The Iconic Arithmetic Calculator set to decimal unit mode shows computation using our conventional base-10 numbers with two modifications. Depth-value replaces place-value and unit-ensembles replace digits. Depth-value removes the linear sequential restrictions of place-value. Unit-ensembles remove the need to memorize digit number facts. The Image shows three decimal numbers about to be added, one is negative. Positive units are indicated by full circles,
The addition shown in the image,
The decimal unit iconic calculator: 4936+(–275)+615=5276
Unit Ensembles rather than Digits
Symbolic digits encode a group of units. The meaning of the symbolic digit is how many units the digit is intended to stand in place of. For example,
There are 96 possible ways to put groups to digits together so that they add up to less than ten. Unit ensembles count for themselves; that is, we do not need to count them to know how many there are, we can use to ensemble itself as the counting mechanism. The 96 ways units add to less than ten reduces to the 8 different piles that arise when units are put into the same container. In an iconic system, there is not representation of
There are 42 different ways that digits can add to exactly ten, illustrated below using units rather than digits. For each connected cluster, read the height of a stack as the value of the digit and the number of columns as how many digits are being added. The leftmost cluster is ten
Forty-two ways to group units to add to ten
The illustration shows units rather than numbers in order to illustrate the standardization of unit ensembles. Read the height of a stack as an ensemble of units in one container and the columns as different containers to be Merged. The leftmost cluster presumes that each unit begins as separated from the rest. The Group rule would convert these ten separate units into one base-10 Group,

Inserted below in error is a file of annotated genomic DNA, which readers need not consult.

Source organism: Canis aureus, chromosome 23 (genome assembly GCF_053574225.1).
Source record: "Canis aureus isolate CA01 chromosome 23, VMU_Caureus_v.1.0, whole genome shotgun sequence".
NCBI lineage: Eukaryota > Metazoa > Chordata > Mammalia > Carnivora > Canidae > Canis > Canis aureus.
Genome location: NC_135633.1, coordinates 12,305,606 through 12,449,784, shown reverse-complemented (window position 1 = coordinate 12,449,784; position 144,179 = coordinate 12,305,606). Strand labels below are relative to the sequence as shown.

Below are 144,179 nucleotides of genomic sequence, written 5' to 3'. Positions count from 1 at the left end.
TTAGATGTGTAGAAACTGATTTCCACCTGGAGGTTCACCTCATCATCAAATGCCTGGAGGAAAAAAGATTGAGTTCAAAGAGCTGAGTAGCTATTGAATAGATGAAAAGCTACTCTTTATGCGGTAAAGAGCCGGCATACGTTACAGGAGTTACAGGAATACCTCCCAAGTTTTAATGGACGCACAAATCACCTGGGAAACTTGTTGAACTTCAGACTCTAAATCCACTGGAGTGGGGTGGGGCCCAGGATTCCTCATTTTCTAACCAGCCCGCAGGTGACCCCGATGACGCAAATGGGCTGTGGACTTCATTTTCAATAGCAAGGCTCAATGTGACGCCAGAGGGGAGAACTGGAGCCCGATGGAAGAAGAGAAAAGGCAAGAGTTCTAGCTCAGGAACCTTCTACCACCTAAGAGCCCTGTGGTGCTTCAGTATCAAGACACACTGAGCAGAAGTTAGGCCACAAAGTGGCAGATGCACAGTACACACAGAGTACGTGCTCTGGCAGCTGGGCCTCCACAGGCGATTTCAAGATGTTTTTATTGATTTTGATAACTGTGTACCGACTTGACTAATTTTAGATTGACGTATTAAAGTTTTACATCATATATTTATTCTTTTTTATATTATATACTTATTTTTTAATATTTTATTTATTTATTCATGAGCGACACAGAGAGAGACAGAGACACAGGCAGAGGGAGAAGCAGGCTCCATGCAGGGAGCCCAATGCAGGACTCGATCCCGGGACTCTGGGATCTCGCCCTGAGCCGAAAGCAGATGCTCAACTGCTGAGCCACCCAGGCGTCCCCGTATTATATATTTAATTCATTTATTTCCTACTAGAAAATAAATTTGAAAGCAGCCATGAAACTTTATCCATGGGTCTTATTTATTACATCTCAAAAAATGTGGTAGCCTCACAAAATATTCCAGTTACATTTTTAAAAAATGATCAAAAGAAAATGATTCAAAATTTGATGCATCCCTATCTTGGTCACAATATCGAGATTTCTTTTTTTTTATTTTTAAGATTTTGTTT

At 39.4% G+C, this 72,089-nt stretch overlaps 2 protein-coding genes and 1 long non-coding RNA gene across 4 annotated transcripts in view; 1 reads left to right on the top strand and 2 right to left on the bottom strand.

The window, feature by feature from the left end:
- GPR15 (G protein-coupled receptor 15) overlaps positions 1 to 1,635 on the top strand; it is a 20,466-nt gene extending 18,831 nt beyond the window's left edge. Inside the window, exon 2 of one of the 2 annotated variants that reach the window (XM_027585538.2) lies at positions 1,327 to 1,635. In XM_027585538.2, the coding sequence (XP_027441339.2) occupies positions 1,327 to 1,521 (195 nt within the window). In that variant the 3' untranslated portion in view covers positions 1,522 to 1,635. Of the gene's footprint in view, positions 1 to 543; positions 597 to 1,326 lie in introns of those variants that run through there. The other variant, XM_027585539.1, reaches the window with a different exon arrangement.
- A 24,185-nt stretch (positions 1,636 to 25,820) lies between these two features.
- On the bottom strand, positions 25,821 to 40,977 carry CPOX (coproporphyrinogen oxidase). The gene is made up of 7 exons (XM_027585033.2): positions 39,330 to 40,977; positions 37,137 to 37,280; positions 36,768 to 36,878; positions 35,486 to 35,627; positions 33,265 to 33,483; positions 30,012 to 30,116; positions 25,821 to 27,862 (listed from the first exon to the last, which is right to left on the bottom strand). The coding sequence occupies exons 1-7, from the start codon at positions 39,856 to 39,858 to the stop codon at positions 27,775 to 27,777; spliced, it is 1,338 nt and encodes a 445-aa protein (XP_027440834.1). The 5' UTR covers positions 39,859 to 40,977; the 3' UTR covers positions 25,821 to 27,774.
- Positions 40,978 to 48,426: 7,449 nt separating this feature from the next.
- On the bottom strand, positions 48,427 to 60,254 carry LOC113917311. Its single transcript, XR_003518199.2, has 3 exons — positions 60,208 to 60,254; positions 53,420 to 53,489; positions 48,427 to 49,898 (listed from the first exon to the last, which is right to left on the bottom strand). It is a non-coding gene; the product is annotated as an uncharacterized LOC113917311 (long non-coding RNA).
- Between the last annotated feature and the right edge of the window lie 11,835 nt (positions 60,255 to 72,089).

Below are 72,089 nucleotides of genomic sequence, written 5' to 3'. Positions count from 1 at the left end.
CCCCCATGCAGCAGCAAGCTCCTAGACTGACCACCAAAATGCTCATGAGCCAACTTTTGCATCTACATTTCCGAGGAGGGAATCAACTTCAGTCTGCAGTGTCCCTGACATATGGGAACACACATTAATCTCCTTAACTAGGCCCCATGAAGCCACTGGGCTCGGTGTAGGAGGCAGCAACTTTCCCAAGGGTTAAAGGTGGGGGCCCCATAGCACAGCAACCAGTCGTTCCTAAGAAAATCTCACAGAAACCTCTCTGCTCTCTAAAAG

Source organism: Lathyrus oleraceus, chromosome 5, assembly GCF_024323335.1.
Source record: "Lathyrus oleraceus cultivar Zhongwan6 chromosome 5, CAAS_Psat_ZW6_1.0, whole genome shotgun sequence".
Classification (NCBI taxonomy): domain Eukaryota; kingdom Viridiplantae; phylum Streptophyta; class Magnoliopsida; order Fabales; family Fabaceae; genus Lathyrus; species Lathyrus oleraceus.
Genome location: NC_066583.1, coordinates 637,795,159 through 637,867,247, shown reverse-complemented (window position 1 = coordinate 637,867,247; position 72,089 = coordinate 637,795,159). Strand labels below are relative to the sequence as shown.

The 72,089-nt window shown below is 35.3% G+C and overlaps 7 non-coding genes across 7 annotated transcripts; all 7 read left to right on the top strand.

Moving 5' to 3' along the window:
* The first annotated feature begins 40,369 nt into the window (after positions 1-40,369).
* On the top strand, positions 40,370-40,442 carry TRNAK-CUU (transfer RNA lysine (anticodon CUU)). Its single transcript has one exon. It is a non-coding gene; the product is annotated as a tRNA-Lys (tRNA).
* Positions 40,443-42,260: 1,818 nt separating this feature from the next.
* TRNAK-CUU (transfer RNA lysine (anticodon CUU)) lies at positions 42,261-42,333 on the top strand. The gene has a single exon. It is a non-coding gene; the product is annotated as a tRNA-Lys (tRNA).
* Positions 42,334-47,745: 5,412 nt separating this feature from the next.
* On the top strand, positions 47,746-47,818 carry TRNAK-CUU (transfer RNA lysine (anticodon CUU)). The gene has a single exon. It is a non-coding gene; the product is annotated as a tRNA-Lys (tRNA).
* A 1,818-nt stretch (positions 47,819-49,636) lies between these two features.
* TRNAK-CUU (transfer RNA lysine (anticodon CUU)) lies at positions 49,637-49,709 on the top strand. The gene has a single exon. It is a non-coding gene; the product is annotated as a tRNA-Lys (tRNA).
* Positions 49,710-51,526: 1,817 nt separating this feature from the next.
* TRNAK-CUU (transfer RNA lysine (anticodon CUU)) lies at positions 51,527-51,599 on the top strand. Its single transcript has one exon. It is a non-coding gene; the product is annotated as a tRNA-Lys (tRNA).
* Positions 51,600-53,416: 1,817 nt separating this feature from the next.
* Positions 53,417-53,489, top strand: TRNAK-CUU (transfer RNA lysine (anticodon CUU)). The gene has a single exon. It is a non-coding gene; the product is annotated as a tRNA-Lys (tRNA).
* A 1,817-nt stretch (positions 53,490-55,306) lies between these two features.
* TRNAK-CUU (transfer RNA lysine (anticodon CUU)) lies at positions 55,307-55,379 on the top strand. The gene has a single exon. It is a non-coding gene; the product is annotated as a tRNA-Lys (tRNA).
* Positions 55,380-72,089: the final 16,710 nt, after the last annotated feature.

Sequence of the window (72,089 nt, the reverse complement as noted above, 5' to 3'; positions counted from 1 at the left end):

Iconic Addition with Depth-Value
The addition process consists of putting groups of units together. Both place-value and depth-value require further steps to achieve a sum. Place-value has the well-known steps of aligning digits in columns and “carrying” digit overflow into adjacent columns on the left. The nested containers of depth-value automatically take care of alignment of magnitudes, while carrying is partitioned into the Group and Merge actions.
Grouping joins ten units together in one container that is interpreted as multiplying its contents by ten.
Grouping ten units: 7+3=10
When less than ten units are put together, no further action is necessary. For ease of reading only, units are clustered into characteristic patterns for magnitudes from
Merging combines the contents of all containers within an outer container. This video shows four containers merging into one. Since the contents of the four containers add to less than ten, no Grouping occurs.
Merging boundaries: 2+1+3+2=8
Canceling deletes pairs of units with opposite polarity. This video show
Canceling units of opposite polarity: 1+(–1)=0
Exploring Decimal Unit Addition
Depth-value provides the opportunity for parallel actions in each separately nested space. Should a collection of units at any level of nesting be equal to less than ten no further action is necessary, although units are moved together for ease of reading. Should units at a particular level sum to ten or more, then those units are grouped. The first video shows simple addition by Merging boundaries and no resulting grouping.
Merging boundaries: 24+31+13=68
The next video shows addition via Merging boundaries while one level of nesting adds to more than ten. Ten units are grouped and the resulting boundary merged with the next deeper level.
Merging boundaries with Grouping: 24+35+13=72
This video shows addition via Merging boundaries with units at several levels of nesting adding to more than ten. All grouping occurs in parallel.
Several levels Grouping: 8256+3375=11631
This video shows addition via Merging boundaries with units at one level of nesting adding to more than thirty. Three groups are formed and merged with the next inner level.
Parallel Grouping: 182+193+290+282=947
This video shows addition via Merging boundaries. Many concurrent groups of ten are created.
Lots of parallel grouping: 7777+9898+8768+8989=35432
When newly formed groups are Merged with the next level of nesting, the additional unit(s) at that deeper level may themselves add to more than ten. This propagates a sequence of Grouping followed by Merging. This video shows a sequence of grouping and merging.